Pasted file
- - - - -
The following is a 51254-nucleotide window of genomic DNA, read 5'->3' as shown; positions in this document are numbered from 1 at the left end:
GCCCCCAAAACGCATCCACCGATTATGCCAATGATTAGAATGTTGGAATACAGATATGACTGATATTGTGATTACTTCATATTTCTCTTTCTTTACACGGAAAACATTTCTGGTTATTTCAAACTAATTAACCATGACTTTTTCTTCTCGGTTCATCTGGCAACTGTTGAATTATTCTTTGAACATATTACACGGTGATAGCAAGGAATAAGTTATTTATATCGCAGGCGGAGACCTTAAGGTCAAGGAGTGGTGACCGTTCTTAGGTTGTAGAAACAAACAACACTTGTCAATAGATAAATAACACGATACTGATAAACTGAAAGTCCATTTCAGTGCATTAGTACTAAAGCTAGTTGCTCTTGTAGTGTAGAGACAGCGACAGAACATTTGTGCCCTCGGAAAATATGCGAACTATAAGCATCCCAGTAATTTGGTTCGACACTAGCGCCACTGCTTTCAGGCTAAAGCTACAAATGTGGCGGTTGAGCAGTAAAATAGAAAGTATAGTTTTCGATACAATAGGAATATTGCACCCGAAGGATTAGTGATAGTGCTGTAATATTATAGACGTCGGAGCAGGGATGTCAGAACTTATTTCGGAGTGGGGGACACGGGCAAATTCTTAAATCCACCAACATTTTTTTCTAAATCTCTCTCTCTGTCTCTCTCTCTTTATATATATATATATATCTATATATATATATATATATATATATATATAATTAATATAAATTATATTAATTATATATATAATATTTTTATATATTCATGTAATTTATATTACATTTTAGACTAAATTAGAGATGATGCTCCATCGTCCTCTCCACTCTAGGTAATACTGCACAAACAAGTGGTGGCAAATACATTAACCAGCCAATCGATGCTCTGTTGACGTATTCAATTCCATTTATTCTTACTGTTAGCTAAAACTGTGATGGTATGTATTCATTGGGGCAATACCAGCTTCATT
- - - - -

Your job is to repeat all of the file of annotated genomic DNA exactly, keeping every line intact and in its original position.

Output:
The following is a 51254-nucleotide window of genomic DNA, read 5'->3' as shown; positions in this document are numbered from 1 at the left end:
GCCCCCAAAACGCATCCACCGATTATGCCAATGATTAGAATGTTGGAATACAGATATGACTGATATTGTGATTACTTCATATTTCTCTTTCTTTACACGGAAAACATTTCTGGTTATTTCAAACTAATTAACCATGACTTTTTCTTCTCGGTTCATCTGGCAACTGTTGAATTATTCTTTGAACATATTACACGGTGATAGCAAGGAATAAGTTATTTATATCGCAGGCGGAGACCTTAAGGTCAAGGAGTGGTGACCGTTCTTAGGTTGTAGAAACAAACAACACTTGTCAATAGATAAATAACACGATACTGATAAACTGAAAGTCCATTTCAGTGCATTAGTACTAAAGCTAGTTGCTCTTGTAGTGTAGAGACAGCGACAGAACATTTGTGCCCTCGGAAAATATGCGAACTATAAGCATCCCAGTAATTTGGTTCGACACTAGCGCCACTGCTTTCAGGCTAAAGCTACAAATGTGGCGGTTGAGCAGTAAAATAGAAAGTATAGTTTTCGATACAATAGGAATATTGCACCCGAAGGATTAGTGATAGTGCTGTAATATTATAGACGTCGGAGCAGGGATGTCAGAACTTATTTCGGAGTGGGGGACACGGGCAAATTCTTAAATCCACCAACATTTTTTTCTAAATCTCTCTCTCTGTCTCTCTCTCTTTATATATATATATATATCTATATATATATATATATATATATATATATAATTAATATAAATTATATTAATTATATATATAATATTTTTATATATTCATGTAATTTATATTACATTTTAGACTAAATTAGAGATGATGCTCCATCGTCCTCTCCACTCTAGGTAATACTGCACAAACAAGTGGTGGCAAATACATTAACCAGCCAATCGATGCTCTGTTGACGTATTCAATTCCATTTATTCTTACTGTTAGCTAAAACTGTGATGGTATGTATTCATTGGGGCAATACCAGCTTCATT